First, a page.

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White Lilac; or the Queen of the May   By: (1848-1899)

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White Lilac, by Amy Walton Mrs White had had several children before the birth of this one, but they had all died. This makes her quite determined to make sure that this one survives. She was telling a visitor that she thought of calling the baby Annie, in honour of the visitor, but she had just been saying how much she loved white lilacs, and her husband had brought a branch of it over from a nearby village. So the visitor said, call her Lilac White, as there were already too many Annie Whites in the village. Unfortunately the father dies shortly after, and the mother has to bring the child up on her own.

Now she is twelve, and a pretty child. A visiting artist asks if he may put her in one of his pictures. Lilac goes off with her cousin Agnetta, who believes she needs a new hair do. Needless to say, the result is not attractive to the artist, who now refuses to put her in the picture.

Other characters in the story are Uncle Joshua, who is a good and well loved man, and Peter, probably in his late teens, who is a farm worker, well intentioned but clumsy. A big event in the village is May Day, and there is rivalry among the girls about which of them shall be Queen of the May. It is Lilac. Yet that very day her mother is taken ill and dies. She is taken to their home by a farmer and his wife, and taught the dairymaid arts such as butter and cheese making. In those days a girl such as Lilac would hope to be taken into domestic service and trained up to such high levels as house keeper or cook. Lilac has some opportunities will she or won't she take them up? A lovely book that takes us back to long gone days in the pastoral England of the 1850s. NH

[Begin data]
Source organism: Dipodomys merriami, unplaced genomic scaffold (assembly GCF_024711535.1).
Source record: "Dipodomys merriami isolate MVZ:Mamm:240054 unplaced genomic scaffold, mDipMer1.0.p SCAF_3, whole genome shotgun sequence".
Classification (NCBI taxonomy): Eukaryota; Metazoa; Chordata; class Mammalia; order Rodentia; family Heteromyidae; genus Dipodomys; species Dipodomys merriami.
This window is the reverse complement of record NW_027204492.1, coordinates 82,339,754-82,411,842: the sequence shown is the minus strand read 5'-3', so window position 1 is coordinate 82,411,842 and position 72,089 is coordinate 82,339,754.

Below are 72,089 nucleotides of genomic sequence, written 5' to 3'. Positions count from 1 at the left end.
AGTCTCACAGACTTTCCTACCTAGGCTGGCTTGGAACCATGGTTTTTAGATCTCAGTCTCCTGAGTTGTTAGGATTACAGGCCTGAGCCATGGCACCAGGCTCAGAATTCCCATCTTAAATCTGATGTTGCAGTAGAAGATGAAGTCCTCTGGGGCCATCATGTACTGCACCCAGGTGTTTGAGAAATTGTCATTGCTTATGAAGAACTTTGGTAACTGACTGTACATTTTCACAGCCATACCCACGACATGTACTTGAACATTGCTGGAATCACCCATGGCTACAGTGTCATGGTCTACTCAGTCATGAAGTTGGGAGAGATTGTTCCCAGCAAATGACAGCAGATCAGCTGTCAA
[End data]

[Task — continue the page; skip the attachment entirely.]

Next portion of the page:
WHITE LILAC, BY AMY WALTON

CHAPTER ONE.

A BUNCH OF LILAC.

"What's in a name?" Shakespeare .

Mrs James White stood at her cottage door casting anxious glances up at the sky, and down the hill towards the village. If it were fine the rector's wife had promised to come and see the baby, "and certainly," thought Mrs White, shading her eyes with her hand, "you might call it fine for April." There were sharp showers now and then, to be sure, but the sun shone between whiles, and sudden rays darted through her little window strong enough to light up the whole room. Their searching glances disclosed nothing she was ashamed of, for they showed that the kitchen was neat and well ordered, with bits of good substantial furniture in it, such as a long bodied clock, table, and dresser of dark oak. These polished surfaces smiled back again cheerfully as the light touched them, and the row of pewter plates on the high mantelshelf glistened so brightly that they were as good as so many little mirrors. But beside these useful objects the sunlight found out two other things in the room, at which it pointed its bright finger with special interest. One of these was a large bunch of pure white lilac which stood on the window sill in a brown mug, and the other was a wicker cradle in which lay something very much covered up in blankets. After a last lingering look down the hill, where no one was in sight, Mrs White shut her door and settled herself to work, with the lilac at her elbow, and the cradle at her foot. She rocked this gently while she sewed, and turned her head now and then, when her needle wanted threading, to smell the delicate fragrance of the flowers. Her face was grave, with a patient and rather sad expression, as though her memories were not all happy ones; but by degrees, as she sat there working and rocking, some pleasant thought brought a smile to her lips and softened her eyes. This became so absorbing that presently she did not see a figure pass the window, and when a knock at the door followed, she sprang up startled to open it for her expected visitor.

"I'd most given you up, ma'am," she said as the lady entered, "but I'm very glad to see you... Continue reading book >>




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